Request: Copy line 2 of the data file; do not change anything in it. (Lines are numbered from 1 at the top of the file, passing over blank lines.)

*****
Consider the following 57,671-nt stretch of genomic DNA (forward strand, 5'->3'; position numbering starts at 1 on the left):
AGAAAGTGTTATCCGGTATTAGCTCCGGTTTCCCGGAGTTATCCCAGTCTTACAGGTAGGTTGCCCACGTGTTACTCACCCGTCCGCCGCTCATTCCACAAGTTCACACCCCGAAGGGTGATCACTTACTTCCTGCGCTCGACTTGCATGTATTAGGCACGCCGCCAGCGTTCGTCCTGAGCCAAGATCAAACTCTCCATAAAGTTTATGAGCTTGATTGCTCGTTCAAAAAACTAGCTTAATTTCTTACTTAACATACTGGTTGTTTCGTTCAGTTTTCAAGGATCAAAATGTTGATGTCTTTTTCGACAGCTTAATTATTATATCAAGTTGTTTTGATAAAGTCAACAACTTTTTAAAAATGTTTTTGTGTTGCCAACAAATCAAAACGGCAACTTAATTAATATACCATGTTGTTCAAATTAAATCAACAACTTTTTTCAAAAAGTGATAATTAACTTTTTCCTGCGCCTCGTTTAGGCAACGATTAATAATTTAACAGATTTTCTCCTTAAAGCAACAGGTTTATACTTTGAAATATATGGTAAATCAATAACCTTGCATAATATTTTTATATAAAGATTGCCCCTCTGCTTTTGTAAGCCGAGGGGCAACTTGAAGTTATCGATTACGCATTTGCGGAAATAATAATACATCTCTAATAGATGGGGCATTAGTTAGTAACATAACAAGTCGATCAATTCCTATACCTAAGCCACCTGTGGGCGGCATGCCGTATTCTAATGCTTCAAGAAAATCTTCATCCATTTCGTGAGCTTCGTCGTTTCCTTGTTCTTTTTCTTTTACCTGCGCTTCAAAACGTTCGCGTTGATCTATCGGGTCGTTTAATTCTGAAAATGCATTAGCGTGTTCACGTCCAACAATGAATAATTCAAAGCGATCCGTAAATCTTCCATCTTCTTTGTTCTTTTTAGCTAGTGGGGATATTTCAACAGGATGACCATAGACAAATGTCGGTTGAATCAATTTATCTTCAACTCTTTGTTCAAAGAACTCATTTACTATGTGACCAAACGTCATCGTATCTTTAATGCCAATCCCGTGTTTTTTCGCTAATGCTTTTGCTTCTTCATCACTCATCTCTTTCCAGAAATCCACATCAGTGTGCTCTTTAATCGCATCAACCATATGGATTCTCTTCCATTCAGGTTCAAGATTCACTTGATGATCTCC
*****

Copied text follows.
AGAAAGTGTTATCCGGTATTAGCTCCGGTTTCCCGGAGTTATCCCAGTCTTACAGGTAGGTTGCCCACGTGTTACTCACCCGTCCGCCGCTCATTCCACAAGTTCACACCCCGAAGGGTGATCACTTACTTCCTGCGCTCGACTTGCATGTATTAGGCACGCCGCCAGCGTTCGTCCTGAGCCAAGATCAAACTCTCCATAAAGTTTATGAGCTTGATTGCTCGTTCAAAAAACTAGCTTAATTTCTTACTTAACATACTGGTTGTTTCGTTCAGTTTTCAAGGATCAAAATGTTGATGTCTTTTTCGACAGCTTAATTATTATATCAAGTTGTTTTGATAAAGTCAACAACTTTTTAAAAATGTTTTTGTGTTGCCAACAAATCAAAACGGCAACTTAATTAATATACCATGTTGTTCAAATTAAATCAACAACTTTTTTCAAAAAGTGATAATTAACTTTTTCCTGCGCCTCGTTTAGGCAACGATTAATAATTTAACAGATTTTCTCCTTAAAGCAACAGGTTTATACTTTGAAATATATGGTAAATCAATAACCTTGCATAATATTTTTATATAAAGATTGCCCCTCTGCTTTTGTAAGCCGAGGGGCAACTTGAAGTTATCGATTACGCATTTGCGGAAATAATAATACATCTCTAATAGATGGGGCATTAGTTAGTAACATAACAAGTCGATCAATTCCTATACCTAAGCCACCTGTGGGCGGCATGCCGTATTCTAATGCTTCAAGAAAATCTTCATCCATTTCGTGAGCTTCGTCGTTTCCTTGTTCTTTTTCTTTTACCTGCGCTTCAAAACGTTCGCGTTGATCTATCGGGTCGTTTAATTCTGAAAATGCATTAGCGTGTTCACGTCCAACAATGAATAATTCAAAGCGATCCGTAAATCTTCCATCTTCTTTGTTCTTTTTAGCTAGTGGGGATATTTCAACAGGATGACCATAGACAAATGTCGGTTGAATCAATTTATCTTCAACTCTTTGTTCAAAGAACTCATTTACTATGTGACCAAACGTCATCGTATCTTTAATGCCAATCCCGTGTTTTTTCGCTAATGCTTTTGCTTCTTCATCACTCATCTCTTTCCAGAAATCCACATCAGTGTGCTCTTTAATCGCATCAACCATATGGATTCTCTTCCATTCAGGTTCAAGATTCACTTGATGATCTCC